Photo by ElvertBarnes on Flickr.
To save time and money, Metro is revising the way they do some track work. Instead of single-tracking through work zones, Metro will now close whole line segments more often.
When BART was being designed, a 1971 article in the IEEE Transactions on Industry and General Applications described its system for avoiding shutdowns by single-tracking:
The BART system will provide service at 90-s intervals during peak demand periods, extending to as long as 15-min intervals during the low-demand early morning hours. At no time will service be discontinued; by the use of carefully placed crossovers and the control of trains in a reverse running mode, maintenance work on the roadbed can be performed without serious disruption of the service.
But in 1971 BART had yet to open, and the Metrorail system had only broken ground two years earlier. Operating experience in the years since has shown that while single-tracking may preserve service, it does so at the expense of lengthened headways and disruptions along the entire length of the line.
Today, taking this experience into account, WMATA has announced a new approach to weekend track work on the Metrorail system, in which entire sections of lines will be closed and replaced with buses.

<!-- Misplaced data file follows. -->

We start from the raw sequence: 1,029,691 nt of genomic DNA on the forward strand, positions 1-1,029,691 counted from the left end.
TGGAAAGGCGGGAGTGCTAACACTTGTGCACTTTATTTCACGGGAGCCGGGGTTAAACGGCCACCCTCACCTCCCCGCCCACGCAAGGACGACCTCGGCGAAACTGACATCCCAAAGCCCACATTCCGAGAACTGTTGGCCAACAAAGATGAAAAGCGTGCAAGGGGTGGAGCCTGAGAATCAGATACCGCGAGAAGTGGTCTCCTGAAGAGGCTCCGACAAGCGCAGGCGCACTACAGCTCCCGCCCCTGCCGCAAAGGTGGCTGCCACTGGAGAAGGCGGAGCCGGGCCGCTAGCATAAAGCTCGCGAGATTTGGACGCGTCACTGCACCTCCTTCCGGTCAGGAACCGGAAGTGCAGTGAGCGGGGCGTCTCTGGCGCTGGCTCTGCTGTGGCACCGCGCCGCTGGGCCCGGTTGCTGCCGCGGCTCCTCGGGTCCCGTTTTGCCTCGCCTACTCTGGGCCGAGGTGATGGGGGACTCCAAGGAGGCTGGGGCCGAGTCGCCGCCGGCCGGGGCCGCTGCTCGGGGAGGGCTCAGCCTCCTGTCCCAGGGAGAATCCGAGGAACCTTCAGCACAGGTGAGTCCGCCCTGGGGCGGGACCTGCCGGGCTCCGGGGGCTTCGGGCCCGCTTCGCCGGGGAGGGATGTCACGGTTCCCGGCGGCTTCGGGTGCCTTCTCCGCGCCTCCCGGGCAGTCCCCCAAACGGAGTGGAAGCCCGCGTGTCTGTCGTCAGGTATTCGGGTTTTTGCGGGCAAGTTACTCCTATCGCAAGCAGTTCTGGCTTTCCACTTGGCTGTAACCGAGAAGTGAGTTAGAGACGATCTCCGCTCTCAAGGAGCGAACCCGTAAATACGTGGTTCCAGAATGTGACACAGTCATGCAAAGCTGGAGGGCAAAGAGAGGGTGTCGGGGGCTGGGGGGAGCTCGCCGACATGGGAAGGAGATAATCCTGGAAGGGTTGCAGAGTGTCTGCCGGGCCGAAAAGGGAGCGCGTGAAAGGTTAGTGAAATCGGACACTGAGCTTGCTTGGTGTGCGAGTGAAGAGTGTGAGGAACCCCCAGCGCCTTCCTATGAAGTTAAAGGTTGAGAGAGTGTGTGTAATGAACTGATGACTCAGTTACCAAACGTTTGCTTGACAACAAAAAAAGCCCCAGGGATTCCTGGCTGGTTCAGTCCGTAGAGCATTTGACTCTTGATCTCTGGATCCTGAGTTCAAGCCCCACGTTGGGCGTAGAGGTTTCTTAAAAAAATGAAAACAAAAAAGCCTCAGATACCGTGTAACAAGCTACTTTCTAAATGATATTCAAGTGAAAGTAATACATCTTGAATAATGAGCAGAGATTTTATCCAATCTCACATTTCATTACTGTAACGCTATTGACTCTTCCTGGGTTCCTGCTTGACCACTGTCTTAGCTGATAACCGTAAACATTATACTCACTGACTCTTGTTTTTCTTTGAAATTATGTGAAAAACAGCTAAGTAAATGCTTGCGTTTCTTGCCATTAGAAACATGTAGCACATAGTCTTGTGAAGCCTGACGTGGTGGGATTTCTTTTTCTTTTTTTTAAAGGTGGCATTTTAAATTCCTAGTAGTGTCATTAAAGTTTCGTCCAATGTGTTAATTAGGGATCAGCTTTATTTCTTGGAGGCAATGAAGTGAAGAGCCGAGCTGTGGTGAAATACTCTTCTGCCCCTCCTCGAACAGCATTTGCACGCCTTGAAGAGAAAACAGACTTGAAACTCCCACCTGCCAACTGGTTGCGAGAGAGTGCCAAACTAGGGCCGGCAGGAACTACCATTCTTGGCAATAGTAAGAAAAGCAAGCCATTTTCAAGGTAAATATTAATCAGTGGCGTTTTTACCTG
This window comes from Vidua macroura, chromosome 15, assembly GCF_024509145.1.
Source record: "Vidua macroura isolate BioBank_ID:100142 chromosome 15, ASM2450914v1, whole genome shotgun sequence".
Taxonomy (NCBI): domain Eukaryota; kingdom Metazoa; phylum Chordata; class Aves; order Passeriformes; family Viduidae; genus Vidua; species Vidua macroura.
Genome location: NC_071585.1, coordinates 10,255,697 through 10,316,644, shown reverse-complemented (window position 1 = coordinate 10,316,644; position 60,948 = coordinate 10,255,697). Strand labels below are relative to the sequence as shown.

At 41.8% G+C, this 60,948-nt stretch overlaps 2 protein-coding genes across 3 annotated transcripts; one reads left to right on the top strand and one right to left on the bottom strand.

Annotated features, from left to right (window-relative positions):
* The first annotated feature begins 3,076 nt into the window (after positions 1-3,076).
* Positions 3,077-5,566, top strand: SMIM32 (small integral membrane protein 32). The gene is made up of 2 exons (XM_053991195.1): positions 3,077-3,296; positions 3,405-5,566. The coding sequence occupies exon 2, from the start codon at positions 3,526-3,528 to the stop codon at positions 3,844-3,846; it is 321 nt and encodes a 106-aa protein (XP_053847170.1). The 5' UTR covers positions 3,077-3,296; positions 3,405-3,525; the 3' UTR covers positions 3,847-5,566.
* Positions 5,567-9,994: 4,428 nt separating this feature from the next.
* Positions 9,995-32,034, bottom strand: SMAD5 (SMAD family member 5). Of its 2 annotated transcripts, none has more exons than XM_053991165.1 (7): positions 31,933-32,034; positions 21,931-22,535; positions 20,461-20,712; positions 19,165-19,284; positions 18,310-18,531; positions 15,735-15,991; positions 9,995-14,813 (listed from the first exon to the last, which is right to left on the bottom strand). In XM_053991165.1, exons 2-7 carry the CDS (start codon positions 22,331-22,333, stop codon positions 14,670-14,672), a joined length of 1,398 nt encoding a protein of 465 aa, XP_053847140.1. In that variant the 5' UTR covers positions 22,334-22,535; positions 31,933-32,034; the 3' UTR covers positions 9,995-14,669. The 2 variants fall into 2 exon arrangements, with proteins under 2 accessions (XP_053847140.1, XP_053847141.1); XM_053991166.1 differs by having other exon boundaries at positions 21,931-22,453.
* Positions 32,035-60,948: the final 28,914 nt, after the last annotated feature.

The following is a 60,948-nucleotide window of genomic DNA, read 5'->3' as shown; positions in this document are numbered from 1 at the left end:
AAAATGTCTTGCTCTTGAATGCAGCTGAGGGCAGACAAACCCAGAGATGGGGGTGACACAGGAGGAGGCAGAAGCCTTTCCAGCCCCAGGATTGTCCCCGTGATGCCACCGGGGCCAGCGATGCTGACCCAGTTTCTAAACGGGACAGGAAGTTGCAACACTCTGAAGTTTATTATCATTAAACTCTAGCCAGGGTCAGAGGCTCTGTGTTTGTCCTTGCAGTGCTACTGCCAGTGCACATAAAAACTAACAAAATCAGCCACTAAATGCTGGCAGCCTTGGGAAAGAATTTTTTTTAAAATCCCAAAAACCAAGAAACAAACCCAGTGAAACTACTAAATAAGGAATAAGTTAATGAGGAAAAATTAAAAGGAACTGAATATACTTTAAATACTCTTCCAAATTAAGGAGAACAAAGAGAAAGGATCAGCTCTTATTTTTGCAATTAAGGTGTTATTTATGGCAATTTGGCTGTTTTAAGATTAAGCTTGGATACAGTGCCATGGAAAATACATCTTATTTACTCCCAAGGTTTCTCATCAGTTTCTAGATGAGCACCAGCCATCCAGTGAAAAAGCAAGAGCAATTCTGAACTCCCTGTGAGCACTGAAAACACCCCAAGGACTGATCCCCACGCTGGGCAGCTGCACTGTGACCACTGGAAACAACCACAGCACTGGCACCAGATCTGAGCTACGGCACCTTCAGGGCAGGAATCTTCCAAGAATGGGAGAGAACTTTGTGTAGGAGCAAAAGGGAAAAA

Single-tracking doesn’t just disrupt riders in the work area itself; it slows down the entire line, and affects riders throughout the Metrorail system.
WMATA’s new approach to track work will preserve service on the open portions of lines, and avoid the follow-on effects which usually occur when trains are single-tracking.
Closing lines to speed repairs is, by itself, nothing new. In 2006, London Underground elected to close the Waterloo & City Line in its entirety for five months, in order to avoid a projected 70 weekend closures necessary to complete the major overhaul of the line.
Because of the complete closure, weekday riders who would have been spared disruption under a program of weekend closures instead had to take alternate routes. But because the complete closure was more efficient, the work was done (and the disruption ended) in 5 months, rather than in more than a year for weekend closures alone.
New York City’s MTA has also been examining partial line closures as an alternative to frequent evening and weekend disruption. No decision has been made yet, but MTA Chairman Jay Walder seems to think it’s a strategy that’s proven itself in London, and which may prove viable in New York as well.
So, how well will this strategy work for Metrorail? At the extremities of lines, complete closures will probably be superior to single-tracking. Work will go faster with no trains running through the work areas, and the unaffected parts of the line won’t have to contend with the bottleneck caused by single-tracking. In the core of the network, though, where ridership levels are high even on weekends, shuttle buses may end up swamped with passengers, leading to delays for riders traveling through the closed areas.
In the end, riders will face disruption whether trains are single-tracking or replaced with shuttle buses—but in this case, replacing trains with shuttle buses means a faster end to the work, and a quicker return to normalcy.